Ukko poked a tentative finger into the blue light and leapt back as though shocked. He stared at the tip of his finger, raised an eyebrow and stepped through the arch of time, pausing beneath the keystone to look up. The scoundrel said something but his words were whipped away by the sudden swell of wind that rose up around Sláine and the Morrigan, churning sand up into his face.

"It is time," the old Crone said - and in the sky around them Sláine saw the first of her harbinger birds fly through the squall, coming out of the darkness. The divinity threw her arms wide in greeting and the birds came to settle on her. The carrion eaters sank their beaks into her flesh, tugging at the oleaginous black feathers until they wrenched them free. The murder of birds took flight with thousands of feathers crammed into their beaks only to scatter them from above.

The feathers caught on the wind and blew every which way, temporarily obscuring the blue heart of the huge arch.

Sláine pushed through the falling feathers until he stood less than a yard from the keystone. The sheet of blue fire was both mesmeric and fearsome. It shimmered with a life all of its own.

Denuded, the Morrigan crumbled, her body collapsing in on itself until a pile of feathers was all that remained of her. One by one the falling feathers began to rise again, each growing as it metamorphosed into one of the Crone's damned birds and was gone, away on the wind.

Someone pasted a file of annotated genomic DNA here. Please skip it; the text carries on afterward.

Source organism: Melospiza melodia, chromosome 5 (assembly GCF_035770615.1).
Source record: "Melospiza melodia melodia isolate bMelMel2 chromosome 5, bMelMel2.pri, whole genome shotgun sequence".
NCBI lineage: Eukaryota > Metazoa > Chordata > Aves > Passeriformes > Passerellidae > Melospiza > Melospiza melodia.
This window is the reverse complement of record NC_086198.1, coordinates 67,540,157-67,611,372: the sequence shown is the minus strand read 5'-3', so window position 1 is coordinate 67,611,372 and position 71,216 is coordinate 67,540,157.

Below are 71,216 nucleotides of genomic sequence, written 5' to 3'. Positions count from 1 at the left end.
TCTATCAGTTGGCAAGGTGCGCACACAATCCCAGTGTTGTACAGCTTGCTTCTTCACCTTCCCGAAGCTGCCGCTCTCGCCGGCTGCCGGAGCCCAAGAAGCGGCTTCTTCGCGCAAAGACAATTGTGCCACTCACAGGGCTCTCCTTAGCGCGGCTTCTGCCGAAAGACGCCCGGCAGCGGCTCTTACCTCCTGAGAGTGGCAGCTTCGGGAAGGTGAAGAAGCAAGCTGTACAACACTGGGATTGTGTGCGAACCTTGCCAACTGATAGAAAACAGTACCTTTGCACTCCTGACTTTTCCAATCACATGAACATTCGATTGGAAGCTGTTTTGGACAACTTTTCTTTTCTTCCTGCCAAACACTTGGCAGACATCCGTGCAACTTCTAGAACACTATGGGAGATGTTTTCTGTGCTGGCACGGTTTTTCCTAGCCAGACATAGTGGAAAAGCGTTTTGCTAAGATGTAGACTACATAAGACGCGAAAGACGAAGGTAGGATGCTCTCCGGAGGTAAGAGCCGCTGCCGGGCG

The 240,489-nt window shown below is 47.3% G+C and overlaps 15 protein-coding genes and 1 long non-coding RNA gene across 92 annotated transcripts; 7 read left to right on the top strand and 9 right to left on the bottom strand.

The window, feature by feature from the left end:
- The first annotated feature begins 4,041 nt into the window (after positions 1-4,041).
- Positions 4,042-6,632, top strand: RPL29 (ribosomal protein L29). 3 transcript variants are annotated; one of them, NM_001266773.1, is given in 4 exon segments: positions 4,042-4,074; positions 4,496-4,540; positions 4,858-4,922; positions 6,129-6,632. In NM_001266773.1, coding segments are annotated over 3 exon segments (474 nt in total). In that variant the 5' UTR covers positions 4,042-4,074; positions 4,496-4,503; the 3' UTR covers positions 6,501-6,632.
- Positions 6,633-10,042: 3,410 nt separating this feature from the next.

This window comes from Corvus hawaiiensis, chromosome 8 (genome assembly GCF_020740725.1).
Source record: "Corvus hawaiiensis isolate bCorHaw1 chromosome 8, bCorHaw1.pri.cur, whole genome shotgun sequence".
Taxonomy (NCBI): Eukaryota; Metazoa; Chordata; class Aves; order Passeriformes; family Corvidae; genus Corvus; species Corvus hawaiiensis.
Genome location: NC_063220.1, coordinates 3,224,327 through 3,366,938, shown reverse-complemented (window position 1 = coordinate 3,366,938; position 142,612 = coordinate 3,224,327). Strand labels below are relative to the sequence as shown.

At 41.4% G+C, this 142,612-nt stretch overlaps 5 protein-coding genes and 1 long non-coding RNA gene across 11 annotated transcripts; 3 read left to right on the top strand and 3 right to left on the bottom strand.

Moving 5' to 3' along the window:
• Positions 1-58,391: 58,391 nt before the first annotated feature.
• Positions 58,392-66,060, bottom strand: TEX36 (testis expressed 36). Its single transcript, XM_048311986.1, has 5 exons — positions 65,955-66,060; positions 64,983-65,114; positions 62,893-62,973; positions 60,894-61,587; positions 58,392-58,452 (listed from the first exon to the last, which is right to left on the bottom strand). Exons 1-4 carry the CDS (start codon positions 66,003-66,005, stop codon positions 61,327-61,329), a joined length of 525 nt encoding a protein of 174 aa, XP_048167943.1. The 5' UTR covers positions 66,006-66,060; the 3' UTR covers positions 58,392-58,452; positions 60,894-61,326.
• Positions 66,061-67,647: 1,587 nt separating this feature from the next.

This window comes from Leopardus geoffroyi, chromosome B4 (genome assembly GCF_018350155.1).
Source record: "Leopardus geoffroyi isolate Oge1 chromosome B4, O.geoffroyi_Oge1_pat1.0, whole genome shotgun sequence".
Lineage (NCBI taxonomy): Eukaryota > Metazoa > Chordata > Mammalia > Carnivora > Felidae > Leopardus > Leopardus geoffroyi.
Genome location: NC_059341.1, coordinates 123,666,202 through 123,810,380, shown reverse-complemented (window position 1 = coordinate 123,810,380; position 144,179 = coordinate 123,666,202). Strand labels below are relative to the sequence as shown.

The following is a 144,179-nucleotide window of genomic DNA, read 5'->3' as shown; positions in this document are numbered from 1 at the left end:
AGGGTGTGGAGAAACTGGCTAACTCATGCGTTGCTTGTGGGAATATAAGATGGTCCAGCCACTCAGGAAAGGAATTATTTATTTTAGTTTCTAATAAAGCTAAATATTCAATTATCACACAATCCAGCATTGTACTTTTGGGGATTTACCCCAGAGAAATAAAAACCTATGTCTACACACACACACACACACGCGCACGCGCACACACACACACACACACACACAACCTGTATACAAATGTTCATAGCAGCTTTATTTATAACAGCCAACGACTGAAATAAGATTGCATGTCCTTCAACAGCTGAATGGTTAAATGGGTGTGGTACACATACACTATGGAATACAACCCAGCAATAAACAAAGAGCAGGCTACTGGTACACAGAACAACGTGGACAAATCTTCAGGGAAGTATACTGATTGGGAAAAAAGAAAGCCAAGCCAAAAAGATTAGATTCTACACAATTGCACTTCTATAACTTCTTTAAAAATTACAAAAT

Sláine stepped into the blue fire.

 

He walked out into tomorrow.

The desert heat hit him like an anvil. Shading his eyes, Sláine looked up at the sky. A red heat-haze shimmered across the horizon, rising up towards the cloudless red-tinged alien sky. And he was in no doubt that it was alien. Two suns hung low on either extreme of the horizon, making it impossible to tell if it was dawn or dusk, or if the concept of night even existed here: one sun rising always as the other set. The twin suns were merciless, both in terms of brightness and baking heat.

Ukko sat cross-legged on a patch of parched bunchgrass, worrying away at a kernel of corn that had lodged in his teeth. He hawked and spat, backhanding his lips dry.

"You took your sweet old time getting here," the dwarf said without looking up. "I've been sat on this damned hillock for five days. I'd just about given up on you and gone in search of grub."

"Five days, without food? You expect me to believe that?" Sláine said, staring down the shallow decline of the hill he had stepped out onto at what was undoubtedly a city - but it was a city quite unlike any he had ever seen before.

"My stomach has stopped grumbling now it's decided my throat has been cut. It isn't funny."